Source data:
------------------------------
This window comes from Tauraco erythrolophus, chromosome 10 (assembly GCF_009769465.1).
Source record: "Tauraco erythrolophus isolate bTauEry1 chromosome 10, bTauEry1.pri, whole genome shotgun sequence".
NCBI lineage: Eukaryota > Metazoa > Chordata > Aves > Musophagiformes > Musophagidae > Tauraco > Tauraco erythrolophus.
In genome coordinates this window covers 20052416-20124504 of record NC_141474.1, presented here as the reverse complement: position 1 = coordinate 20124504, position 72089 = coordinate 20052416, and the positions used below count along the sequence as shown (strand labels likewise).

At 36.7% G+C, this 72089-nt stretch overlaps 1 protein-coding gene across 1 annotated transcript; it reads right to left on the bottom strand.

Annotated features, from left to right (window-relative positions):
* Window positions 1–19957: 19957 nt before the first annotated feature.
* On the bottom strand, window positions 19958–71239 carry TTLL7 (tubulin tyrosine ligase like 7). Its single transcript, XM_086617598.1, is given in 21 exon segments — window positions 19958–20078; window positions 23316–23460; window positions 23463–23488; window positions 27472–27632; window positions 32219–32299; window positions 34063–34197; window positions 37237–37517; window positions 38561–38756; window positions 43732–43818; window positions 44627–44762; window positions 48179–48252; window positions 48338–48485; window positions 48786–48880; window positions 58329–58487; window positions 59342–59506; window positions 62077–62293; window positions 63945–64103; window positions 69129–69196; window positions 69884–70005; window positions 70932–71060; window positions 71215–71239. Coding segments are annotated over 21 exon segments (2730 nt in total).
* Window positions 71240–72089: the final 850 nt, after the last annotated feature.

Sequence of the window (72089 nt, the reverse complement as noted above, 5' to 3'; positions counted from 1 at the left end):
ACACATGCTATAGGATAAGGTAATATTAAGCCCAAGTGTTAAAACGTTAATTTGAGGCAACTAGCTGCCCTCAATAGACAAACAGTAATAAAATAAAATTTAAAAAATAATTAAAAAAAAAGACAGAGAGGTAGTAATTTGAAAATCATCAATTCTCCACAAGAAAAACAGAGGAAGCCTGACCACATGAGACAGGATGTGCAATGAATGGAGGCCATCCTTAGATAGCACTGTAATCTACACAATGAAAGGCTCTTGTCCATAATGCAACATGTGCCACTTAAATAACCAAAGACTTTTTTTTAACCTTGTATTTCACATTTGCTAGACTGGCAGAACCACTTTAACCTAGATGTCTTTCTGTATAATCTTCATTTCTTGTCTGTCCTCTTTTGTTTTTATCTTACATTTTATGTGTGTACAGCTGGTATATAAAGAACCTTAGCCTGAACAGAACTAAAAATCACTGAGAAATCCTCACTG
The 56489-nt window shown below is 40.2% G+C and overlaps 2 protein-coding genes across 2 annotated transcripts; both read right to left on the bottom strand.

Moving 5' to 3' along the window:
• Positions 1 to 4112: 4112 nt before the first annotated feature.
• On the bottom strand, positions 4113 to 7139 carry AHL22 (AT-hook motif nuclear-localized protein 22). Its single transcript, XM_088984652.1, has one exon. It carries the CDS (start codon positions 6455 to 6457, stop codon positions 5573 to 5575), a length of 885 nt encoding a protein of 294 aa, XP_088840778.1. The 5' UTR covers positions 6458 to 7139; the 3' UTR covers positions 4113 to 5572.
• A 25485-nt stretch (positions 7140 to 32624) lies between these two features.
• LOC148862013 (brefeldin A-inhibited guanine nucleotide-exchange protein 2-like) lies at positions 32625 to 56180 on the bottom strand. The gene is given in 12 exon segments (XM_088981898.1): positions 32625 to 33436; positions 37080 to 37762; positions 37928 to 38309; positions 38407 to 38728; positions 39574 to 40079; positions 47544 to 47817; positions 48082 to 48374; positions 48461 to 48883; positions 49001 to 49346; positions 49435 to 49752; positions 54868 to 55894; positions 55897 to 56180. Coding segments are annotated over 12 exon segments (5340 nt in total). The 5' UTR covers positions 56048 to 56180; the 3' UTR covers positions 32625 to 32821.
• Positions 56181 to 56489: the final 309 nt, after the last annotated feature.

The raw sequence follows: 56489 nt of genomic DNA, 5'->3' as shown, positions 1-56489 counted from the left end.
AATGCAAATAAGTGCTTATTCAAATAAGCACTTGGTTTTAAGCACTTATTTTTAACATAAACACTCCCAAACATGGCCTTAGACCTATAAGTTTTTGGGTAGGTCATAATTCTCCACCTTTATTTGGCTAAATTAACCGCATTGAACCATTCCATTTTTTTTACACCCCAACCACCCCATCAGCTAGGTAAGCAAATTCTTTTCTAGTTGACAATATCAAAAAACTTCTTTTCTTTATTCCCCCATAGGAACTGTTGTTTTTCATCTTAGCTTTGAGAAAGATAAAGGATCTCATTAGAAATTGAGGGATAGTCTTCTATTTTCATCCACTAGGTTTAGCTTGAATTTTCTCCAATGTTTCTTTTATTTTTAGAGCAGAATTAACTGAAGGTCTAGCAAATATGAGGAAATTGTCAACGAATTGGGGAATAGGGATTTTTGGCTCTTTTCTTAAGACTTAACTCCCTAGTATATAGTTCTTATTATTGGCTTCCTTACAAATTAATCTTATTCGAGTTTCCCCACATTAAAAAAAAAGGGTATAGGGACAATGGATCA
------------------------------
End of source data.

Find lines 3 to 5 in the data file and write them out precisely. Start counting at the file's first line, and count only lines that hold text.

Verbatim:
NCBI lineage: Eukaryota > Metazoa > Chordata > Aves > Musophagiformes > Musophagidae > Tauraco > Tauraco erythrolophus.
In genome coordinates this window covers 20052416-20124504 of record NC_141474.1, presented here as the reverse complement: position 1 = coordinate 20124504, position 72089 = coordinate 20052416, and the positions used below count along the sequence as shown (strand labels likewise).

At 36.7% G+C, this 72089-nt stretch overlaps 1 protein-coding gene across 1 annotated transcript; it reads right to left on the bottom strand.